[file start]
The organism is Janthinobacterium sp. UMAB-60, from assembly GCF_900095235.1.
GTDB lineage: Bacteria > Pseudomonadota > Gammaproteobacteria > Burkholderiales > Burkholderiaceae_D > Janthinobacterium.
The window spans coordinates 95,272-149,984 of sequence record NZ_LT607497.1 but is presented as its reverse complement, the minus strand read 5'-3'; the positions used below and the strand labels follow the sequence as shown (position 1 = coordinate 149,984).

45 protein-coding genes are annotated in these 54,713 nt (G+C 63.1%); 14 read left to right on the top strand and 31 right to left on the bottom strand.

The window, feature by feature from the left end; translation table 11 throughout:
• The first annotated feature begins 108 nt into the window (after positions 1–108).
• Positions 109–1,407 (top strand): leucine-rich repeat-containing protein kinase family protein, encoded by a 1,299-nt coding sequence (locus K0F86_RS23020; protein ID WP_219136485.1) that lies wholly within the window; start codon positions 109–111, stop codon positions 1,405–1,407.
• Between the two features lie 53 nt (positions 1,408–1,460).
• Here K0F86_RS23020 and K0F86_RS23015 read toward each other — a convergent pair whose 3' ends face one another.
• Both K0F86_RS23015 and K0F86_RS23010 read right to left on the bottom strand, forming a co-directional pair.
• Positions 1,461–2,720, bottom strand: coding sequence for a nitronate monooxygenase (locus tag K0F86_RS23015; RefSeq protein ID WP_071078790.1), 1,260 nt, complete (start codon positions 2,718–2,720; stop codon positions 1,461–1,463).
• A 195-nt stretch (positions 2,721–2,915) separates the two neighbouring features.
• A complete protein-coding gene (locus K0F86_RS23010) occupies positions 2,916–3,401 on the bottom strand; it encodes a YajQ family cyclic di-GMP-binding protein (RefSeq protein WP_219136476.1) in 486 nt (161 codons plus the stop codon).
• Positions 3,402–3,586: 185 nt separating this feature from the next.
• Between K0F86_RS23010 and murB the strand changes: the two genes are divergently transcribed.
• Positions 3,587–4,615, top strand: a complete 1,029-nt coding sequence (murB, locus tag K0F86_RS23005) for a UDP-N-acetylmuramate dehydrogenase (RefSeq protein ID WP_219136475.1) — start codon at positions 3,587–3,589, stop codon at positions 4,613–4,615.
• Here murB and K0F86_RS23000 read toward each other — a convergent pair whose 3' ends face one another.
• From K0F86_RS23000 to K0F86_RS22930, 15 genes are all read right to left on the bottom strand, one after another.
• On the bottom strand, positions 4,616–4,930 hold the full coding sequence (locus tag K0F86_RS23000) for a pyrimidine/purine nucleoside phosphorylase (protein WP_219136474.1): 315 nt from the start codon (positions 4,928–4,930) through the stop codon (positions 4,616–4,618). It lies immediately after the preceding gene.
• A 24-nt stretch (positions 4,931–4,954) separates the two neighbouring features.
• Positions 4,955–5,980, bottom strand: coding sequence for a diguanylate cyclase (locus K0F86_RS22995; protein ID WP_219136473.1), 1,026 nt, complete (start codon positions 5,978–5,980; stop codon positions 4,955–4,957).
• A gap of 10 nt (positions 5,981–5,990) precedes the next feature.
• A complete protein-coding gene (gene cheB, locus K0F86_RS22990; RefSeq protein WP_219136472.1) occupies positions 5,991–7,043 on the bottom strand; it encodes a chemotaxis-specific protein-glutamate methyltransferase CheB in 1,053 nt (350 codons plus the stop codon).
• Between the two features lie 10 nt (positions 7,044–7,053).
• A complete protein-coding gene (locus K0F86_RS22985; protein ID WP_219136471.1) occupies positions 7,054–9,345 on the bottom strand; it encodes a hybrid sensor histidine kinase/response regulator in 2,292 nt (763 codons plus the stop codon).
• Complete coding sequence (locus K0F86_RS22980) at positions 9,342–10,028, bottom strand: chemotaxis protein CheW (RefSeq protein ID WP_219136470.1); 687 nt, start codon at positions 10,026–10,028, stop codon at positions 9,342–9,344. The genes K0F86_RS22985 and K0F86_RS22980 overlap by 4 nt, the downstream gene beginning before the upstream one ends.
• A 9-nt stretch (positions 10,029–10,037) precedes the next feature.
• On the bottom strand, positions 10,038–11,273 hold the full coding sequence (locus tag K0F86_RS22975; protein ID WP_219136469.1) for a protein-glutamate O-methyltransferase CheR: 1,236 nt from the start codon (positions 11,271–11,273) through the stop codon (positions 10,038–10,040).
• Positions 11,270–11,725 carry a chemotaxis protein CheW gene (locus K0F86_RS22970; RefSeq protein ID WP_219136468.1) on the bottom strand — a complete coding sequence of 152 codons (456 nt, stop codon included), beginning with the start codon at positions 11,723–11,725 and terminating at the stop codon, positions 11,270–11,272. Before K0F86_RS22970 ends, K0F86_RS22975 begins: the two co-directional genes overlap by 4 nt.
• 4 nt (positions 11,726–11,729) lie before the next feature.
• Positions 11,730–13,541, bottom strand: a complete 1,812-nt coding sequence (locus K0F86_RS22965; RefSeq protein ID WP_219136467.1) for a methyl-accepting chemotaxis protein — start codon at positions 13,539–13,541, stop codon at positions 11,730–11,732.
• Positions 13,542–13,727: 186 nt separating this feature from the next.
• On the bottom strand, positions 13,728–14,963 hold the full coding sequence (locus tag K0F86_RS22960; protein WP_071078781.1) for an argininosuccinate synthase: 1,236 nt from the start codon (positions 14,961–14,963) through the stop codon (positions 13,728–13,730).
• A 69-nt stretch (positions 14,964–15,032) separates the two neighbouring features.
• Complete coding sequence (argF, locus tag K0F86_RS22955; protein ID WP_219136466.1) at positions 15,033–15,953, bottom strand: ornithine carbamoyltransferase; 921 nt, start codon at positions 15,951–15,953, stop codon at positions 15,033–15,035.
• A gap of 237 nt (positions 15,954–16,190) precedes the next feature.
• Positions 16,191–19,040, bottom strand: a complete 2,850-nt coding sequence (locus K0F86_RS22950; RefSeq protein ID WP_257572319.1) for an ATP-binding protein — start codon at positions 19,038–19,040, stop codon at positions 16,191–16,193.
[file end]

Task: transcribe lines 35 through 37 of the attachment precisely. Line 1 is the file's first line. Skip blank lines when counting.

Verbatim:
• Complete coding sequence (argF, locus tag K0F86_RS22955; protein ID WP_219136466.1) at positions 15,033–15,953, bottom strand: ornithine carbamoyltransferase; 921 nt, start codon at positions 15,951–15,953, stop codon at positions 15,033–15,035.
• A gap of 237 nt (positions 15,954–16,190) precedes the next feature.
• Positions 16,191–19,040, bottom strand: a complete 2,850-nt coding sequence (locus K0F86_RS22950; RefSeq protein ID WP_257572319.1) for an ATP-binding protein — start codon at positions 19,038–19,040, stop codon at positions 16,191–16,193.